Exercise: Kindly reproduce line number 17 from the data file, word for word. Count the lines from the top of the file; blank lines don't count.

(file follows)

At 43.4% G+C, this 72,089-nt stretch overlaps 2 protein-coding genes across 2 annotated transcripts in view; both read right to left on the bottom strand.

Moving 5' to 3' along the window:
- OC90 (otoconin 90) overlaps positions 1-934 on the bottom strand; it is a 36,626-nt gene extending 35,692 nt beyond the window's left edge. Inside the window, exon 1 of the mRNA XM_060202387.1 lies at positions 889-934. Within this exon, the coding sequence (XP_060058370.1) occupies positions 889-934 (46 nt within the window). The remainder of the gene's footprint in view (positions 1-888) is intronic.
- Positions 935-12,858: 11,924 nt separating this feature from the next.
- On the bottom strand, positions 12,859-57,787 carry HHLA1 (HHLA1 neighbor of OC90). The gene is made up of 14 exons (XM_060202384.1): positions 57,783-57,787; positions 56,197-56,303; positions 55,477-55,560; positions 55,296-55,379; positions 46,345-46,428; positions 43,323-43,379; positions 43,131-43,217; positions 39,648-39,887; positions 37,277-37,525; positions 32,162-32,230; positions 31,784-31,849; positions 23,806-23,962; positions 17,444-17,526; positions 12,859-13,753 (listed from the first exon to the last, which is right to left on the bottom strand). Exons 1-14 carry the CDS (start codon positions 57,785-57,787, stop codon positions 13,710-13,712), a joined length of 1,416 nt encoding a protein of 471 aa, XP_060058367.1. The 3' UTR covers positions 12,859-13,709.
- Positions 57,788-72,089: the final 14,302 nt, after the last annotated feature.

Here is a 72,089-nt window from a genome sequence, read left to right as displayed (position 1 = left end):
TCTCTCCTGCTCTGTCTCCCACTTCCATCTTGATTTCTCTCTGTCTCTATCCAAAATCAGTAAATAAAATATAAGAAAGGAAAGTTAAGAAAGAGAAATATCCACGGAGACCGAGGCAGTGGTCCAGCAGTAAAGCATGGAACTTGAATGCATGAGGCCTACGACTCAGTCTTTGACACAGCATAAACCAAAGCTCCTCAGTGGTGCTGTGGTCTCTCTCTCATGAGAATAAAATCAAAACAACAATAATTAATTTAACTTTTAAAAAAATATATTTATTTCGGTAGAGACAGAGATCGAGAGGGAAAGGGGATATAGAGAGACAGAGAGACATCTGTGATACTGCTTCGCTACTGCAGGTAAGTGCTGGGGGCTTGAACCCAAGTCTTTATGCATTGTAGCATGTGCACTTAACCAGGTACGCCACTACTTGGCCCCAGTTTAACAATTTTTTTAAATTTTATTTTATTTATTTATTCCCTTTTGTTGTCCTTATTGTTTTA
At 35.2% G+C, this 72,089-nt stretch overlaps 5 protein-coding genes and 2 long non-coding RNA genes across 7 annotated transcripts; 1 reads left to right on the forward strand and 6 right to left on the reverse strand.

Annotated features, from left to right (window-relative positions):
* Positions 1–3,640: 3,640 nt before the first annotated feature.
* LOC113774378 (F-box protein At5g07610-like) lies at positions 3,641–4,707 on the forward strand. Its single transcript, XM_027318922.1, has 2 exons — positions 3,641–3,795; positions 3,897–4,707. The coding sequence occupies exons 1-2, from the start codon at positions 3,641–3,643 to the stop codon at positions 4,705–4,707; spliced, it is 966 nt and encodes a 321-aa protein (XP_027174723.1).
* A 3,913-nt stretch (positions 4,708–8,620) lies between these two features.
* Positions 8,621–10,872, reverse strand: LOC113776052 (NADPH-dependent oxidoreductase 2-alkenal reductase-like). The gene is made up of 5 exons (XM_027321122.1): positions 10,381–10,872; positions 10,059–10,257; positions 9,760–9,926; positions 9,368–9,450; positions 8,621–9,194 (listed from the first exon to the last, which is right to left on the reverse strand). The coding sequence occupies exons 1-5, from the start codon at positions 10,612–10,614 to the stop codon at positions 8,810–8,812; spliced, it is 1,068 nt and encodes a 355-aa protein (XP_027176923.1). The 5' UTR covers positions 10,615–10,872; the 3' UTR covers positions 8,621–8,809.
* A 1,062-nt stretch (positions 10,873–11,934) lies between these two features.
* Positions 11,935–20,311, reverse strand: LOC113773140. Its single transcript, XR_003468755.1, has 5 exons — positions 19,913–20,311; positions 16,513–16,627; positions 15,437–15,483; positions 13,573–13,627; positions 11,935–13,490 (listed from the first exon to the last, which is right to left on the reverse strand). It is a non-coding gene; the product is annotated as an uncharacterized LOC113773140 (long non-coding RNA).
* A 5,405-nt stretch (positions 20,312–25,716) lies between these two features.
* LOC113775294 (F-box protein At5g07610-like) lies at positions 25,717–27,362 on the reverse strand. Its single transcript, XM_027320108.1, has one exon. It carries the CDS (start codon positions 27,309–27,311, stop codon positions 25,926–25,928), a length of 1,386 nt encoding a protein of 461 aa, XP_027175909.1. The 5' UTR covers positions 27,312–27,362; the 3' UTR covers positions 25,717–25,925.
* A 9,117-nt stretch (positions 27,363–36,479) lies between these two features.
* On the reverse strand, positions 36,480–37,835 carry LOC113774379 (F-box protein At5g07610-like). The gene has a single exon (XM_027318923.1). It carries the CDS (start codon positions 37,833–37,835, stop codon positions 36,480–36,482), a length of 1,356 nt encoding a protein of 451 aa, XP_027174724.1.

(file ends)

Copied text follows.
* A 5,405-nt stretch (positions 20,312–25,716) lies between these two features.